Federal and New York state prosecutors have launched an investigation of the credit default swap market, inquiring whether speculators had manipulated CDS transaction data to put more pressure on the shares of banks weakened by the credit crisis.
On Monday the offices of Michael Garcia, the federal prosecutor for Manhattan, and New York Attorney General Andrew Cuomo told Reuters they have joined forces to investigate CDS, a $55 trillion market that is virtually unregulated.
Representatives of the state and U.S. prosecutors declined to comment on companies or individuals being scrutinized.
Initially, prosecutors want to see whether investors drove up prices of CDS transactions that were reported to data providers but never actually completed. Widening CDS spreads, indicating a higher risk of default, hammered the stocks of banks during the past year and spooked their clients.
Over time, the investigation will expand to also include the role of interdealer brokers as well as other potential areas of fraud, a person familiar with the investigation said.
“What started out as a useful and important market to allow individuals to hedge and spread risk has over the years become a shadow market, where traders could engage in certain conduct they could not have engaged in in regulated markets,” the person said.
Bank stockholders and executives have complained this year that short-sellers — investors who profit when a company’s stock falls — were using CDS markets to achieve their goals.
About a month ago, after receiving numerous complaints, Cuomo and Garcia agreed to join forces.
“The efforts of the U.S. Attorney’s Office, whose primary role will be to determine whether any federal laws have been violated, will serve to complement the broader mandate of the Attorney General’s Office,” Garcia’s office said.
Cuomo’s office said it has issued subpoenas seeking data from a range of financial market firms, including stock exchanges, hedge funds and three companies that process swap trades: clearing agent Depository Trust Clearing Corp, CDS data provider Markit, and market data company Bloomberg LP.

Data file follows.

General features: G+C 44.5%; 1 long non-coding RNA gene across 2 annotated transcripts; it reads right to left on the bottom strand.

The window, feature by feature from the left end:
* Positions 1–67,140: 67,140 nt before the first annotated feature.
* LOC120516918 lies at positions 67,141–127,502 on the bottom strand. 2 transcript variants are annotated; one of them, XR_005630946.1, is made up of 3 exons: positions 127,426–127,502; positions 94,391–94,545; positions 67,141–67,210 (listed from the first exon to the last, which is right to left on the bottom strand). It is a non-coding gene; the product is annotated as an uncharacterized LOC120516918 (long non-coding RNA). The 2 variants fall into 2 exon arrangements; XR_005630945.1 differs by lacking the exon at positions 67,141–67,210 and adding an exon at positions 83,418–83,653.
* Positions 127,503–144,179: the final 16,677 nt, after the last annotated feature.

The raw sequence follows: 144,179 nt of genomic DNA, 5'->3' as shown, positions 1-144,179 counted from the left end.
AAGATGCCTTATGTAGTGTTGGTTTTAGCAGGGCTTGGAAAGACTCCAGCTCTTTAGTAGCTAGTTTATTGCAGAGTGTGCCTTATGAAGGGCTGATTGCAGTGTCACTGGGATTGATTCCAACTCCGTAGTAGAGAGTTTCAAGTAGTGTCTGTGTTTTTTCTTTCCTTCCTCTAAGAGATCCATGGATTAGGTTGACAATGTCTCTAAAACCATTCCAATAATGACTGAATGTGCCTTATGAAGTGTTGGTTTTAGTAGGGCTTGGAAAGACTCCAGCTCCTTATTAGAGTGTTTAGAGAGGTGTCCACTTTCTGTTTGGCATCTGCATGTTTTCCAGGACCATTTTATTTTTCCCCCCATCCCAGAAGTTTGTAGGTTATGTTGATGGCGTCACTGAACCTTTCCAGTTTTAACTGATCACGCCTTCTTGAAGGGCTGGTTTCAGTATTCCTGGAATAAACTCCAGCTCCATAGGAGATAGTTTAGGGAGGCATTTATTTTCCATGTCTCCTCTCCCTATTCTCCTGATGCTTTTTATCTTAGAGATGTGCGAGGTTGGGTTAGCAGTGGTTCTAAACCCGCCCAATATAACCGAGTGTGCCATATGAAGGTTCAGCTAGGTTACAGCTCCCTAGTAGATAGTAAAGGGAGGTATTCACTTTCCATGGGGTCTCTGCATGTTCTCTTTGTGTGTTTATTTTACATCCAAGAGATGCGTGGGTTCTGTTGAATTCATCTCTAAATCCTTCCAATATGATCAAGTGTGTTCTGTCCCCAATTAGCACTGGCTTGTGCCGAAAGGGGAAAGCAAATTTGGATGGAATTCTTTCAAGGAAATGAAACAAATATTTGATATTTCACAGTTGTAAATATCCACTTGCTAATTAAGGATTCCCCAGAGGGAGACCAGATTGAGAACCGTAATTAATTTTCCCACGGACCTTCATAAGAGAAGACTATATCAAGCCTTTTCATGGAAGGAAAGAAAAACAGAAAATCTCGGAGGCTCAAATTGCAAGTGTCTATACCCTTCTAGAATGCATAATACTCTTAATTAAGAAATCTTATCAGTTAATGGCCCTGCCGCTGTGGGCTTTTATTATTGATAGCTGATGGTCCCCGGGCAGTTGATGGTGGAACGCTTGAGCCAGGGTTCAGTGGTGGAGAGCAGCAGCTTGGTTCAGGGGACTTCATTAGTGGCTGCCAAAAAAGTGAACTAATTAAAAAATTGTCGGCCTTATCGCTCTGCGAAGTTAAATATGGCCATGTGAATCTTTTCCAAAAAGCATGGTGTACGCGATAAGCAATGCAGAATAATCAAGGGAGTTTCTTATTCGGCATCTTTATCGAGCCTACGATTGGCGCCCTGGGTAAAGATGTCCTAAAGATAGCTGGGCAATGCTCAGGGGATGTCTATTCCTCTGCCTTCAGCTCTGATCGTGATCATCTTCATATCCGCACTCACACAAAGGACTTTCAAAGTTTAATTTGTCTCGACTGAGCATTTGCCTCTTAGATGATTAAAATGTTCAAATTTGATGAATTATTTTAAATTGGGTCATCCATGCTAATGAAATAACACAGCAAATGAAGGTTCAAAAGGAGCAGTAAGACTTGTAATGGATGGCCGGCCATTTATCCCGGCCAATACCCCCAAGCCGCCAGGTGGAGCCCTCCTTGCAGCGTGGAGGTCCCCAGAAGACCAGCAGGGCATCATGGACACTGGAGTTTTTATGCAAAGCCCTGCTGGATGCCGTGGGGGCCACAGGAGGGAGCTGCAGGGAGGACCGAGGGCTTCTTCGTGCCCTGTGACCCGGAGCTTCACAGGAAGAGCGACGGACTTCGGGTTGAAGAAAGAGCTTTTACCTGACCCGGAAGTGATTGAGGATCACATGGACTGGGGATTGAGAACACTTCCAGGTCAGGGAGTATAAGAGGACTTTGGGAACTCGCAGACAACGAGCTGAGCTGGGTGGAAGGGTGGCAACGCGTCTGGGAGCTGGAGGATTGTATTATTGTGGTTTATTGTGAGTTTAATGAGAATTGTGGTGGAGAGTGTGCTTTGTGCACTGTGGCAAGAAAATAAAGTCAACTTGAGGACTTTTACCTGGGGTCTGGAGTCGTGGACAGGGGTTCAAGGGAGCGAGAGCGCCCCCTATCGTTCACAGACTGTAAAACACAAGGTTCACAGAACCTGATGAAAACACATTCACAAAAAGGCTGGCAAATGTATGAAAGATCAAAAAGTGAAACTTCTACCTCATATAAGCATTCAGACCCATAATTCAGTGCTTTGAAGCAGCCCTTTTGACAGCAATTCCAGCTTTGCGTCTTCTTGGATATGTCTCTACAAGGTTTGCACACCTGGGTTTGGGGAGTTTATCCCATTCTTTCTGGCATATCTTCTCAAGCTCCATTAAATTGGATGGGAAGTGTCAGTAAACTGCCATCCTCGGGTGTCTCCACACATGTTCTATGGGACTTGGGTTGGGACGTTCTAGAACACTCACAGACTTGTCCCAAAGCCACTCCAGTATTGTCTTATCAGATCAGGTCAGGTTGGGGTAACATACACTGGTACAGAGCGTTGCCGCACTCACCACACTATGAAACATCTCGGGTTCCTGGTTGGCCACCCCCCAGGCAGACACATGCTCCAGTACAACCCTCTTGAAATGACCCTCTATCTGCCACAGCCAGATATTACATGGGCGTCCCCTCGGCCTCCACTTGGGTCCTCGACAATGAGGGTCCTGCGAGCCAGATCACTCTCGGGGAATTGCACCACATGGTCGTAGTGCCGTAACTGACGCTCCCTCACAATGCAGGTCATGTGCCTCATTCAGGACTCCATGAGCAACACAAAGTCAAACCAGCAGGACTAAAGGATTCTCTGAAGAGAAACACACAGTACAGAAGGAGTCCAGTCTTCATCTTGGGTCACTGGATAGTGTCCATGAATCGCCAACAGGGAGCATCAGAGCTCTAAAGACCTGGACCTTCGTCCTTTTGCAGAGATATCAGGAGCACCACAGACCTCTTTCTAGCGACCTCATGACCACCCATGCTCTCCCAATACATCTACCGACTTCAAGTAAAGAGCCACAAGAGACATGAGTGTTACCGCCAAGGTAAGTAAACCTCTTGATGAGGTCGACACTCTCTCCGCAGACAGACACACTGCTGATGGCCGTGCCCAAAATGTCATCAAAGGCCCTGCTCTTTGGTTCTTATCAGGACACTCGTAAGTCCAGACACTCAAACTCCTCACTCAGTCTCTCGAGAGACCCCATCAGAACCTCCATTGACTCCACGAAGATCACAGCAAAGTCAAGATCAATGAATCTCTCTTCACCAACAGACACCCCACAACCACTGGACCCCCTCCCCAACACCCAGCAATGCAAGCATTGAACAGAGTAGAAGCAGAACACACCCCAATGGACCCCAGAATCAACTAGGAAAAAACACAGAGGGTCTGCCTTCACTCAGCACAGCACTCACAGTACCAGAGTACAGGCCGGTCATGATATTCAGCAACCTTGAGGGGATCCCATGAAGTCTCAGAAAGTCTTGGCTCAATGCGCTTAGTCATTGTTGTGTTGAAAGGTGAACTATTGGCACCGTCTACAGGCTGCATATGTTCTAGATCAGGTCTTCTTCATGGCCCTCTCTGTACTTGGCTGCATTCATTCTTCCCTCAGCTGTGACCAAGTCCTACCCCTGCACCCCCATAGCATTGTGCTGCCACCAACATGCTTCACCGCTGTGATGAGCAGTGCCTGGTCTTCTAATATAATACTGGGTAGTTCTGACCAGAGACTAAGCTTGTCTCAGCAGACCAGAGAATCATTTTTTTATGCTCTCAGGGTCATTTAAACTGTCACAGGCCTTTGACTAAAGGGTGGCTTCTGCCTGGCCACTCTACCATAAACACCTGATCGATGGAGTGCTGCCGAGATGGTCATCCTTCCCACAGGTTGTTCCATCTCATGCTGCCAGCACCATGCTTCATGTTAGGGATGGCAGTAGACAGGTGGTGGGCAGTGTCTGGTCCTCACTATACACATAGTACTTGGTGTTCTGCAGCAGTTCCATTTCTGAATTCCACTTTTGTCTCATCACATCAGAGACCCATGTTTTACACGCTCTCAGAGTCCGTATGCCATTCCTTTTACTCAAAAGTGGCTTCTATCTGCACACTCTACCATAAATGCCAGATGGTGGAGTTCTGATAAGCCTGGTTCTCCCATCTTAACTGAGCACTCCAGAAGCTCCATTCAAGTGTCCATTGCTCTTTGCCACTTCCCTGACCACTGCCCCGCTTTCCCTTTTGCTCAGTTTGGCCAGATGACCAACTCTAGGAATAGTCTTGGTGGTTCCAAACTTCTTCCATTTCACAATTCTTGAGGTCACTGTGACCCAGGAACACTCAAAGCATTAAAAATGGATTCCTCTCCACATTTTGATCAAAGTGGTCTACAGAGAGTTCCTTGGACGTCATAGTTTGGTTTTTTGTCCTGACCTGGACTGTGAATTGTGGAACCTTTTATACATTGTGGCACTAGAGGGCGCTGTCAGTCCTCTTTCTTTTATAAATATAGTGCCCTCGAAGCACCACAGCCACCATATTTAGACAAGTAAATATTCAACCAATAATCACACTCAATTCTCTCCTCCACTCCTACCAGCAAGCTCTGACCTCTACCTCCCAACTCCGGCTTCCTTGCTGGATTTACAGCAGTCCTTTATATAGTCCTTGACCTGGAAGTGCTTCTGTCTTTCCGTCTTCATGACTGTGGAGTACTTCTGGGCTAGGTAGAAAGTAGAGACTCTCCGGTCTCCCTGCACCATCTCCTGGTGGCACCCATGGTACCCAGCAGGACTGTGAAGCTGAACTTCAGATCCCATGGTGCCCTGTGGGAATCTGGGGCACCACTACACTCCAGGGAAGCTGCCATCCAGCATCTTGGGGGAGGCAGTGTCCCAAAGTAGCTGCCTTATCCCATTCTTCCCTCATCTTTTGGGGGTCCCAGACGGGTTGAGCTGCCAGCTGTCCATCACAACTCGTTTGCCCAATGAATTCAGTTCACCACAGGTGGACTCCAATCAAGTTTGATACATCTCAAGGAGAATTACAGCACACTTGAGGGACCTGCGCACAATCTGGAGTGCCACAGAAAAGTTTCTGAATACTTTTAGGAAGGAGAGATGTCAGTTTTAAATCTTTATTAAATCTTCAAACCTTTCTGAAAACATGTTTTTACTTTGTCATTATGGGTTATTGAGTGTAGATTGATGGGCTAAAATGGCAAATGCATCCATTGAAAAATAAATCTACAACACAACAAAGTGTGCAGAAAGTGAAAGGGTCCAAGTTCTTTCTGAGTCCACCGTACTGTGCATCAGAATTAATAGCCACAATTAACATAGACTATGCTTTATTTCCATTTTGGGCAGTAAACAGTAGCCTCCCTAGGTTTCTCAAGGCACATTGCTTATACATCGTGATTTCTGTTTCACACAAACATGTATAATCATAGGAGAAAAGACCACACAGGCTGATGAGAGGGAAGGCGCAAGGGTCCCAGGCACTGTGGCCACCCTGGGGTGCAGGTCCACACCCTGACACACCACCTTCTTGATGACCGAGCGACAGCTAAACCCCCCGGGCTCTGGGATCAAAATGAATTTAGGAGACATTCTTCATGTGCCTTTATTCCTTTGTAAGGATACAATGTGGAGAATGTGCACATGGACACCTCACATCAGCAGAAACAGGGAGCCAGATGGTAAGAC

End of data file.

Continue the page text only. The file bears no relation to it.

CDS function as insurance that bond buyers purchase to protect themselves against a default. As more investors relied on CDS data to judge a company’s financial health, rising CDS prices sent bank stocks plunging and disrupted trading and prime brokerage businesses.
The CDS inquiry began several weeks ago but is still in its preliminary stages, prosecutors said.
There is no guarantee the probe will culminate in prosecution. Government authorities have long found it difficult to prove a trader intended to break the rules or manipulate markets.
“I think the government will face an uphill battle here because this market has been unregulated, and therefore not the subject of scrutiny,” said Marc Mukasey, a former federal prosecutor who heads the white-collar criminal defense practice at Bracewell & Giuliani in New York.
If the government pursued criminal cases, it would likely focus on areas where it could build fraud charges involving things like misrepresentations to customers, Mukasey said.
“While there could be securities fraud charges and market manipulation charges, those could always could be recast as much simpler crimes such as mail fraud, wire fraud or conspiracy,” he said.
(Additional reporting by Martha Graybow in New York; Shradhha Sharma in Bangalore; editing by John Wallace and Gerald E. McCormick)
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